Time to kick back and live off his taxpayer-funded pension.
A tax law specialist and attorney who processed tea-party cases in the Internal Revenue Service’s Exempt Organization’s Technical Office is retiring, according to an IRS source. Reached over the phone, the lawyer, Carter Hull, would not confirm or deny the report, saying only, “I cannot verify anything about this entire matter.” Hull’s retirement comes after years of service in the Exempt Organization, where he has served ”for decades,” the source tells National Review Online.
Elizabeth Hofacre, an employee in the IRS’s Cincinnatti office, charged Hull with micromanaging her work from Washington in her interview with congressional staff. Hofacre, who in April 2010 began managing the Cincinnati group that processed tea-party applications, told the House Oversight Committee, “I had no autonomy or no authority to act on [applications] without Carter Hull’s influence or input.”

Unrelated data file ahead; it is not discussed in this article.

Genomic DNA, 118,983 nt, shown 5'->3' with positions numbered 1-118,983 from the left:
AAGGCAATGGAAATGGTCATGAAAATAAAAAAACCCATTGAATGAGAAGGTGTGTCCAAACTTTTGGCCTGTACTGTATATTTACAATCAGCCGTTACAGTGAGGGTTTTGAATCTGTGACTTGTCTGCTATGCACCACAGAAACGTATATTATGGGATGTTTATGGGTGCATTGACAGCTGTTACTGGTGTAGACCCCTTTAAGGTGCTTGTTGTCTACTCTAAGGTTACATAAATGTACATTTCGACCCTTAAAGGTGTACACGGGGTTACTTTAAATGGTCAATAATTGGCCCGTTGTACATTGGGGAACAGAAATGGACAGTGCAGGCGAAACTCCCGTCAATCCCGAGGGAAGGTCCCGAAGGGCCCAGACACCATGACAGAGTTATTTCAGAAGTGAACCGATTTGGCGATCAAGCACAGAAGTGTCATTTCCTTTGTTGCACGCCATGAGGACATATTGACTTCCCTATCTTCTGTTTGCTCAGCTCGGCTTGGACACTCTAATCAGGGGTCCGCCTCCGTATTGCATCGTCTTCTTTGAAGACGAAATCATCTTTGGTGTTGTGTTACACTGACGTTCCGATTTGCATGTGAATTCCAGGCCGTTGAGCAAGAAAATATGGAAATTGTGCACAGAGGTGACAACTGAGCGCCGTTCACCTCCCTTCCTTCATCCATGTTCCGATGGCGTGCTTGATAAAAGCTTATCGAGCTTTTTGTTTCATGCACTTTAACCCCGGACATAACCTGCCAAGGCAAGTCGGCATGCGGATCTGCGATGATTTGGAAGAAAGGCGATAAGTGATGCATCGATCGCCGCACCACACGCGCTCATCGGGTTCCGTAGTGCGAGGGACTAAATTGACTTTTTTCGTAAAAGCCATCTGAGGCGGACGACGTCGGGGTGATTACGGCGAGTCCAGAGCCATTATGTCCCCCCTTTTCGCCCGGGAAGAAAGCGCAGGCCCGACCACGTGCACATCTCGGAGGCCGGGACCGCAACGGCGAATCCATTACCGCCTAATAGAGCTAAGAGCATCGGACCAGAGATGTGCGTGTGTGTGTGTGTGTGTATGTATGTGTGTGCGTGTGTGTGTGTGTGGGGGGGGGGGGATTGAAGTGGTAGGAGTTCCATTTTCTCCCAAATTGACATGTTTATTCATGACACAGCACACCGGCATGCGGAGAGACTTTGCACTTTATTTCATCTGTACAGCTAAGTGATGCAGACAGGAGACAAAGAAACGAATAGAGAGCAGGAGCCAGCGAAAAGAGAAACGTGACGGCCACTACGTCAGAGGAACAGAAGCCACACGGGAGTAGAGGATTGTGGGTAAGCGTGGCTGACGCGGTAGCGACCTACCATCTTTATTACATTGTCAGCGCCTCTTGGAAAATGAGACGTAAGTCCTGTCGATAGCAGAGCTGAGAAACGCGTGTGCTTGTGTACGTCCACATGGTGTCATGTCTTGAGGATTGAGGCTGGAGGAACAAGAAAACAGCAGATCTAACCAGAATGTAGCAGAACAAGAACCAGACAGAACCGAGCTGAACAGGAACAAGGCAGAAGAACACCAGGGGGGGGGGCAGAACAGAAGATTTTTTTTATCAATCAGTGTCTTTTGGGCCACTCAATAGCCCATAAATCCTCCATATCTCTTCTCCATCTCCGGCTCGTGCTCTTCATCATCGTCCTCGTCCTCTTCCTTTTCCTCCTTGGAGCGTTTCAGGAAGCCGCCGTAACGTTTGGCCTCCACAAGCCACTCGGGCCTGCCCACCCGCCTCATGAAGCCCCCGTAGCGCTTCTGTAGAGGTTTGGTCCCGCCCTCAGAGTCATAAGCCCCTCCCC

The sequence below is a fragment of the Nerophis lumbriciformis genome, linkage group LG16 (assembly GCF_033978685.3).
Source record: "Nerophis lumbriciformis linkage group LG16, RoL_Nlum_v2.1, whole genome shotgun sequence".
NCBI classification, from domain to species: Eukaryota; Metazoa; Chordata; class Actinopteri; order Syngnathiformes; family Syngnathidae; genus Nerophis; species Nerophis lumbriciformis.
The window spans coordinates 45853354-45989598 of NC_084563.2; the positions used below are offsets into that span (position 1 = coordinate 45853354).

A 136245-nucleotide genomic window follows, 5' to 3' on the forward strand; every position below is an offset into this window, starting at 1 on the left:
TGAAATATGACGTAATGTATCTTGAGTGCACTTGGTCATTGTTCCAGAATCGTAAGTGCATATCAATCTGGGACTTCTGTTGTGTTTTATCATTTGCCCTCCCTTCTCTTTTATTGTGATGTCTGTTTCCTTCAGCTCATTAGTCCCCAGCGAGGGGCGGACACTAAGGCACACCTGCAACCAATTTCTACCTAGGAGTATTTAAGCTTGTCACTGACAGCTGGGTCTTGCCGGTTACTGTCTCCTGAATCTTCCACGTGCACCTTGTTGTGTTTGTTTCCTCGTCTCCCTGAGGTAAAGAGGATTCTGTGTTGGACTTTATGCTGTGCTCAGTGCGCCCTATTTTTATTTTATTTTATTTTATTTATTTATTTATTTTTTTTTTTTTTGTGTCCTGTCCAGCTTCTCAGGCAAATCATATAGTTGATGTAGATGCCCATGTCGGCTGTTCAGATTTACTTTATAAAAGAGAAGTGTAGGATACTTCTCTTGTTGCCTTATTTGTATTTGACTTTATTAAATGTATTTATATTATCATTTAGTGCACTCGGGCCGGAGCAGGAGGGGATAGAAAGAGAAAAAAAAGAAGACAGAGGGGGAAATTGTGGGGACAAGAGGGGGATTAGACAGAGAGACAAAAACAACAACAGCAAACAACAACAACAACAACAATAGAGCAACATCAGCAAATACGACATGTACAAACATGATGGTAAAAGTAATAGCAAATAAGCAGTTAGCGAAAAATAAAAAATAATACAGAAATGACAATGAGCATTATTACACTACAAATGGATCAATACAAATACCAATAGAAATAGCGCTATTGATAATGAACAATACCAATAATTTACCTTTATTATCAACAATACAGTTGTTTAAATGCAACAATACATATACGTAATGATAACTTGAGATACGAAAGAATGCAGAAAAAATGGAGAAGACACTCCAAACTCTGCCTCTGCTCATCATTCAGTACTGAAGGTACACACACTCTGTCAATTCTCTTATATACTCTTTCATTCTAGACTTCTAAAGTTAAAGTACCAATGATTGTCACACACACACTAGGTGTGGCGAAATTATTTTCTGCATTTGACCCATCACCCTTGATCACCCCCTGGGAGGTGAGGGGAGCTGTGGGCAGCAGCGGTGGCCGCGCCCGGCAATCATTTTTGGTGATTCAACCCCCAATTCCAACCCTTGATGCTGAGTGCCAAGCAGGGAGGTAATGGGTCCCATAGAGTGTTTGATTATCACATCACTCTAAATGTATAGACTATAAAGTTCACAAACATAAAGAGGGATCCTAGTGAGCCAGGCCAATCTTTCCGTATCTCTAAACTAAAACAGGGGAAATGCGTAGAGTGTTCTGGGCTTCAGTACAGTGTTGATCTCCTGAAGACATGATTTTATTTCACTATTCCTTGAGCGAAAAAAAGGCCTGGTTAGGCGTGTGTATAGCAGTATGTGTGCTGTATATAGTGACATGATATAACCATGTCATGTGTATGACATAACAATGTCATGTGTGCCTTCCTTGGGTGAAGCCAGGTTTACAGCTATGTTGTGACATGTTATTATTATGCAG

Hull was not acting alone, although sources say he was the first to begin handling tea-party applications in Washington in March 2010. His colleagues in the Technical Unit were also involved in guiding the Cincinnati office. Hull reported to Michael Seto, the manager of the Exempt Organizations’ Technical Office, where some 40 lawyers offered advice to IRS agents across the country. Though not all of those lawyers worked on the tea-party cases, a handful certainly did. Expressing frustration about Washington’s oversight of her work, Hofacre told the committee, “I was taking all my direction from EO Technical.” National Review Online reported on the nature of that direction: the IRS’s Technical Unit in Washington provided guidance on handling the applications of tea party groups, approved many of the questionnaires that went out to them, and even wrote some of the intrusive questions that have become the subject of so much controversy.